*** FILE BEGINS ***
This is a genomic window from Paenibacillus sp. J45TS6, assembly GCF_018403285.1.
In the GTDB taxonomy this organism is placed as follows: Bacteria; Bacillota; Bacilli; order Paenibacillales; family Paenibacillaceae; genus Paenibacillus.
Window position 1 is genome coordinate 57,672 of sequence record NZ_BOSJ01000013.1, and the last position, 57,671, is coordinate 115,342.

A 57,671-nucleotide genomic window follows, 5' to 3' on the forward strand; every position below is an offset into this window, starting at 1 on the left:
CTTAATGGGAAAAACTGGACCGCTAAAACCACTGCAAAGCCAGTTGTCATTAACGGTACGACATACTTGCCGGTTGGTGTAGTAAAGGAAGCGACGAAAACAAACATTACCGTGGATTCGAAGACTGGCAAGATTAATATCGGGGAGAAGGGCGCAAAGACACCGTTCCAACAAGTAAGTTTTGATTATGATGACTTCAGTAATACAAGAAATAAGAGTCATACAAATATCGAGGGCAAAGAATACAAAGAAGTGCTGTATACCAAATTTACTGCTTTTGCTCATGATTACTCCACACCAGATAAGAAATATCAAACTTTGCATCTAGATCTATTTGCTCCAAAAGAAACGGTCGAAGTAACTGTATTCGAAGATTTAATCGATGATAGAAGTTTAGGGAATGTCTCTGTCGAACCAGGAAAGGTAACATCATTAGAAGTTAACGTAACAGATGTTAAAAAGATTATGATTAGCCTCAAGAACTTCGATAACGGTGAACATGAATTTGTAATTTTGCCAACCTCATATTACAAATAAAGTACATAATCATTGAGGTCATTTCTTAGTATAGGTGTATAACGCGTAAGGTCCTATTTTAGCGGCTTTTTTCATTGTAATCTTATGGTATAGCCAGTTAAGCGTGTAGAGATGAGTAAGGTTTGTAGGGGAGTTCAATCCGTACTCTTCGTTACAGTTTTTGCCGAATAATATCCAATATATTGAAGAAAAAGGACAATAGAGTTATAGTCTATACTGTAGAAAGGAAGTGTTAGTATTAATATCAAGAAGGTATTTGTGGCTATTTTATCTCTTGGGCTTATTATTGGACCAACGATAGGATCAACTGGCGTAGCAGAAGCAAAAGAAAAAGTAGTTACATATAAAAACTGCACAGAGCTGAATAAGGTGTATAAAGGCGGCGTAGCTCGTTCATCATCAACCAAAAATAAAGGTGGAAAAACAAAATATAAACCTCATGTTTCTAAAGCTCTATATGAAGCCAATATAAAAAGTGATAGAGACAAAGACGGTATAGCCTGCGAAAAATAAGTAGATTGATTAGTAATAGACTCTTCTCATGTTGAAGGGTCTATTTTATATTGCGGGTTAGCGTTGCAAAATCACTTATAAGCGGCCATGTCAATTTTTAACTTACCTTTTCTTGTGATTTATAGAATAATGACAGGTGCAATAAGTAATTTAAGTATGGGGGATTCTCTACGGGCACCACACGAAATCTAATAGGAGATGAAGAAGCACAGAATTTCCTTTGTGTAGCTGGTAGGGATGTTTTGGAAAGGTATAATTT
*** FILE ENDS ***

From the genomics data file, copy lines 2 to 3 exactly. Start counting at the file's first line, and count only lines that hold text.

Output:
In the GTDB taxonomy this organism is placed as follows: Bacteria; Bacillota; Bacilli; order Paenibacillales; family Paenibacillaceae; genus Paenibacillus.
Window position 1 is genome coordinate 57,672 of sequence record NZ_BOSJ01000013.1, and the last position, 57,671, is coordinate 115,342.